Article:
Arrest made in two synagogue attacks
Hate was his motive, says prosecutor
|Anthony M. Graziano|
The 19-year-old accused of firebomb and arson attacks on two area synagogues pleaded not guilty at his first arraignment in Hackensack Superior Court on Wednesday, while his attorney requested a change of venue outside of Bergen County for the trial.
Authorities arrested 19-year-old Anthony M. Graziano of Lodi late Monday night in connection with attacks on Congregation K’hal Adath Jeshurun of Paramus and Congregation Beth El in Rutherford. Bergen County Prosecutor John L. Molinelli elaborated on the events leading to Graziano’s arrest during a press conference Tuesday afternoon in Paramus. Graziano allegedly used gasoline in the Paramus arson and Molotov cocktails in Rutherford. In both cases, Graziano rode his bike to the synagogues.
Graziano, who lives with his mother and siblings, is believed to have acted alone, Molinelli said. The prosecutor described Graziano, a 2010 graduate of Hasbrouck Heights High School, as a loner with few friends. He did not have any relationship with either synagogue, Molinelli said, and likely chose the targets based on their proximity through an Internet search.
“There is no connection between him and any congregationist. There is no connection between him and the rabbi,” Molinelli said. “He simply Googled area synagogues, obviously taking into consideration that he would be utilizing his bike to get there, probably choosing synagogues in more residential areas….”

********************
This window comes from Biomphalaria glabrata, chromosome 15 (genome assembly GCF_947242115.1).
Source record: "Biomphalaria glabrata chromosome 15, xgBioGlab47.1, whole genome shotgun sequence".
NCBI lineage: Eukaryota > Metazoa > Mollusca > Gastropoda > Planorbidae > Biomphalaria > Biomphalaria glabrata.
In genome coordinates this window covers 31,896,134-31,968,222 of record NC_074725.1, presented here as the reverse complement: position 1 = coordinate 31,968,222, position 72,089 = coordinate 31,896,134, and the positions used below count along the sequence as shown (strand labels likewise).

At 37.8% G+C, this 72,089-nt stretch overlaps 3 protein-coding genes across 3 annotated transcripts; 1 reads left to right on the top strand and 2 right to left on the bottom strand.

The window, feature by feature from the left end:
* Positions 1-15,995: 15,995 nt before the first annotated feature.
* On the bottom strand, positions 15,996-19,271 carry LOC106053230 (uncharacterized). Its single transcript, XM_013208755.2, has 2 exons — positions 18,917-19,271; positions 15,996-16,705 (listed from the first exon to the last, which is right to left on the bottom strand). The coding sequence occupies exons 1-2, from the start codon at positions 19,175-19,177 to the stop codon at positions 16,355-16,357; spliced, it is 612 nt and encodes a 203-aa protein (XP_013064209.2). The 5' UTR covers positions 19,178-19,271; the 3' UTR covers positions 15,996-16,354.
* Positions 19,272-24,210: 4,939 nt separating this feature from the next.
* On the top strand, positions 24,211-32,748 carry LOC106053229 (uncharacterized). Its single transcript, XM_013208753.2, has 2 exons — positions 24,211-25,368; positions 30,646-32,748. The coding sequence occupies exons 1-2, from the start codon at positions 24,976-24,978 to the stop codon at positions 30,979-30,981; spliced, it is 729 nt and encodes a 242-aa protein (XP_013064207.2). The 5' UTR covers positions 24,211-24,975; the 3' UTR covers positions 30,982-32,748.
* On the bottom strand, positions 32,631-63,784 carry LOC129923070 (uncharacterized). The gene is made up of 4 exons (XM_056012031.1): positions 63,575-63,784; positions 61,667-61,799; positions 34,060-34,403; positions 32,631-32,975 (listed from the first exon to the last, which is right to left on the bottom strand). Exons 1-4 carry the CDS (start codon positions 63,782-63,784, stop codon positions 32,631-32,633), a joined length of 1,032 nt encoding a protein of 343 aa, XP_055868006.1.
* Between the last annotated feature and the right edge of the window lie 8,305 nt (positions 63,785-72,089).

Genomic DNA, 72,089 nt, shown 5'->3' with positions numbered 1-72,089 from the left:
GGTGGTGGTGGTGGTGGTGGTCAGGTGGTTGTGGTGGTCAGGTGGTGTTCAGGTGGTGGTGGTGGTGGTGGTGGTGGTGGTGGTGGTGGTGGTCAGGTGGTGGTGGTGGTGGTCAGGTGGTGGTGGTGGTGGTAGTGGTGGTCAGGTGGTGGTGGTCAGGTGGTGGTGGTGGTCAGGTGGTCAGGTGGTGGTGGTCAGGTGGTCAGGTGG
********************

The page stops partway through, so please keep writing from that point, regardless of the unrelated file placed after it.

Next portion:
|Bergen County Prosecutor John L. Molinelli says suspect acted out of “hatred.” Josh Lipowsky|
Graziano was charged with nine counts of first-degree attempted murder, one count of first-degree bias intimidation, and one count of first-degree aggravated arson in the Rutherford case, and first-degree aggravated arson, first-degree bias intimidation, and third-degree arson for the Paramus case. He likely faces between 40 and 80 years in prison, Molinelli said.
Arson is usually a second-degree offense under New Jersey law, Molinelli explained, but it becomes the first-degree offense of aggravated arson when a house of worship is involved.
“We have no doubt that the arson and the attempted murder in Rutherford were directly the result of Mr. Graziano’s hatred for people of the Jewish faith,” Molinelli said. “We believe that he did this because they were synagogues and specifically to intimidate and cause alarm or concern to people of the Jewish community.”
Graziano used empty raspberry Crush soda bottles, motor oil, duct tape, and three cans of hair spray to create the Molotov cocktails, Molinelli said. Detectives looked for stores where these items could be purchased all at once, which led them to the Rutherford Wal-Mart.
The Prosecutor’s Office on Friday released security footage of Graziano buying the ingredients for his explosives, which spurred a number of valid tips on Monday that led to his arrest late Monday night, according to Molinelli. While Molinelli spoke, video played in the background of Graziano making the purchases at the Wal-Mart and paying in cash.
“The individuals at Wal-Mart were very, very cooperative,” Molinelli said.
As for the $7,500 reward promised by the Anti-Defamation League, Etzion Neuer, acting director of the ADL’s New Jersey office, told The Jewish Standard that the reward would be paid if Graziano is convicted. Now that the prosecutor’s office has separated the graffiti incidents at synagogues in Maywood and Hackensack from the firebombings, Neuer would not commit to a reward for information on those two cases.